National recognition for seminal Aboriginal maternity research

Professor Rhonda Marriott AM

Leading Aboriginal health researcher and advocate Professor Rhonda Marriott AM has been recognised for her seminal research, Birthing on Noongar Boodjar, by the National Health and Medical Research Council in their “10 of the Best” publication for 2023.

Birthing on Noongar Boodjar investigated the needs and experiences of Aboriginal women birthing on and off Country in a project that brought together 18 investigators, 13 partner organisations and 11 members of the Aboriginal Advisory Group. 

The study found that more Aboriginal midwives and culturally secure models of care in hospitals are critical to closing the gap in maternity care and childbirth outcomes for Aboriginal women and families. 

The recommendations from Professor Marriott’s research were presented to the Minister for Health of Western Australia at the time and now Premier, the Hon Roger Cook. 

On that guidance, Mr Cook funded the establishment of an Aboriginal Maternity Group Practice at the Women and Newborn Health Service at King Edward Memorial Hospital, which became operational this year. 

Professor Marriot said it was deeply heartening to see her research reach this important point of industry adoption.

“Pregnancy presents an ideal opportunity for midwives and other health professionals to build respectful and authentic relationships with Aboriginal women and their families,” Professor Marriott said.

When this is done well, with cultural safety of service delivery at the forefront, the potential is created for positive engagement by Aboriginal families with health services." 

“This new practice at King Edward Memorial Hospital will advance that, by creating a culturally secure maternity services pathway for Aboriginal women that is being co-designed with key stakeholders and Aboriginal community experts.”

The adoption of the recommendations from Professor Marriott’s research is testament to the importance, practical nature and effectiveness of the translational research at the Ngangk Yira Institute for Change that she established and continues to lead today.

Professor Marriott joined Murdoch University twenty years ago in November 2003 as the inaugural Head of the School of Nursing – the first Indigenous person to hold this role in Australia. She has since been appointed a Member of the Order of Australia and inducted into the WA Women’s Hall of Fame for her tireless work progressing culturally secure healthcare through nursing. 

Vice Chancellor Professor Andrew Deeks said the NHMRC’s recognition of Birthing on Noongar Boodjar as one of the best research programs in the country was well deserved.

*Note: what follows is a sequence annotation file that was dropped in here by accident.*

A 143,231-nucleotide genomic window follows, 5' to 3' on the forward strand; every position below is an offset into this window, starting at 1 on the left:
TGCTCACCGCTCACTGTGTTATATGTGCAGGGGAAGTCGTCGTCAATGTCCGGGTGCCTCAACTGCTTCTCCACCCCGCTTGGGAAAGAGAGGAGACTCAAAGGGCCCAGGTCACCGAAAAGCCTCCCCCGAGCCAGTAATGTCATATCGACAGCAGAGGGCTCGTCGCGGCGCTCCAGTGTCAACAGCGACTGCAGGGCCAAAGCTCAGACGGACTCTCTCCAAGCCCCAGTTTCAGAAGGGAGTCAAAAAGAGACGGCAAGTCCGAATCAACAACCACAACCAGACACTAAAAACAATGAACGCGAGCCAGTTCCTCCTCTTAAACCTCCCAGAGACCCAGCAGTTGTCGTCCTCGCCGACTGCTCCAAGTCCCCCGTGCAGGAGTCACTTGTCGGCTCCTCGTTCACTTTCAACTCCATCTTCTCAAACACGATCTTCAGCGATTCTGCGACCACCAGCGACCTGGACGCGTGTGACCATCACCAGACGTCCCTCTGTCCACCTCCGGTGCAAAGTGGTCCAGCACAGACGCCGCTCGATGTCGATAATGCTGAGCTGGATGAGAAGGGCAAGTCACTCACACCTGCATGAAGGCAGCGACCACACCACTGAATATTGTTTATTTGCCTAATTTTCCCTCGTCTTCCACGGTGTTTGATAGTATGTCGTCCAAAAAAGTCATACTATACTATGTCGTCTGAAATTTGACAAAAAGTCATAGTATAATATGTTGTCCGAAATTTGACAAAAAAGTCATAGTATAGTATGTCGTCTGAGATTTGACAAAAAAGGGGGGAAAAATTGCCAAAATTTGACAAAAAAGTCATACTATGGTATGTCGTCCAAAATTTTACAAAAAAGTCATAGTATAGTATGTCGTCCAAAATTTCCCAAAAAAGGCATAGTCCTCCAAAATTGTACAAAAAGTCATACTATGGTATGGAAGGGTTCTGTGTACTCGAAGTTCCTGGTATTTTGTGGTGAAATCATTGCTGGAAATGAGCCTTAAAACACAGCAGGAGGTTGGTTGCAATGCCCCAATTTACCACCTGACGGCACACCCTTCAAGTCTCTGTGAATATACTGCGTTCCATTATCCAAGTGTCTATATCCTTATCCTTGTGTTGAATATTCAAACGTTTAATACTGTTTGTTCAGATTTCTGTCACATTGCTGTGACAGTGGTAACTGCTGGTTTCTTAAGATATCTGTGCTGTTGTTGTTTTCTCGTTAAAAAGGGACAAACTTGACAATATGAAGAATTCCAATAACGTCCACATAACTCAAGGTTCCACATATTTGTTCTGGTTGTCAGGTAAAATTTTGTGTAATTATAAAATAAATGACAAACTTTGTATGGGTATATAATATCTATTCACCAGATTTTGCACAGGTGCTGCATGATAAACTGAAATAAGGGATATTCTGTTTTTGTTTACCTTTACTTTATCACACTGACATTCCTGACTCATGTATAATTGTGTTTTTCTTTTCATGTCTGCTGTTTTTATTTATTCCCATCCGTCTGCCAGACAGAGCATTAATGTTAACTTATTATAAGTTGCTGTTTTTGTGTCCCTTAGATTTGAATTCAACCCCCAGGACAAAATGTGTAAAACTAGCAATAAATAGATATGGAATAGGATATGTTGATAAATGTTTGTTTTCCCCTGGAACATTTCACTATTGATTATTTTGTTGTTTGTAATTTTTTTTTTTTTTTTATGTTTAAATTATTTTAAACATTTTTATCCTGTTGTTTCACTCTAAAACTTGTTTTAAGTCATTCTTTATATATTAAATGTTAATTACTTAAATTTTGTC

“Professor Marriott has been a tremendous advocate for equity in health and social outcomes of First Nations peoples for a very long time and it’s wonderful to see her recognised again on a national level,” Professor Deeks said.

The outstanding work she is leading at the Ngangk Yira Institute for Change goes the heart of what we are striving for here at Murdoch University – to be an exemplar in embracing and promoting Indigenous knowledges and cultural inclusivity."

“I share my warm congratulations to Professor Marriott and her entire team – you are doing important work and long may it continue.”

NHMRC CEO Professor Steve Wesselingh said their “10 of the Best” publication recognised the outstanding work and achievements of Australia’s leading researchers.

“Every day, Australians and people around the world benefit from the discoveries of researchers such as the ones featured in the publication, without knowing the journey,” he said.

“In showcasing this research, we hope to give much deserved recognition to the researchers who strive towards improving the health and wellbeing of all Australians.”

The Ngangk Yira Institute for Change is committed to this mission, with a special focus on transforming the life trajectories of future Aboriginal generations.

“Research has shown us time and again that a strong start in life is fundamental for healthy and resilient Aboriginal people and communities, so fostering this is central to our work across our three research centres,” Professor Marriott said.

“Birthing on Noongar Boodjar is one of many terrific projects focussed on positively building the health, social and emotional wellbeing, empowerment and self-determination of Aboriginal families, and communities.”

“We welcome everyone to be part of this journey.” 

Learn more about the impact of the Ngangk Yira Institute for Change.
Posted on:

29 Nov 2023


Science, Research, Health

Share this article:

Ngangk Yira Institute for Change

A strong start in life is fundamental for healthy and resilient Aboriginal people and communities. Ngangk Yira's research is determined through a partnership between Elders, community stakeholders, Aboriginal and non-Aboriginal researchers and focuses on complex issues in Aboriginal health and the achievement of social equity.

Learn more about our research.


Show your support

Clap to show your support for the article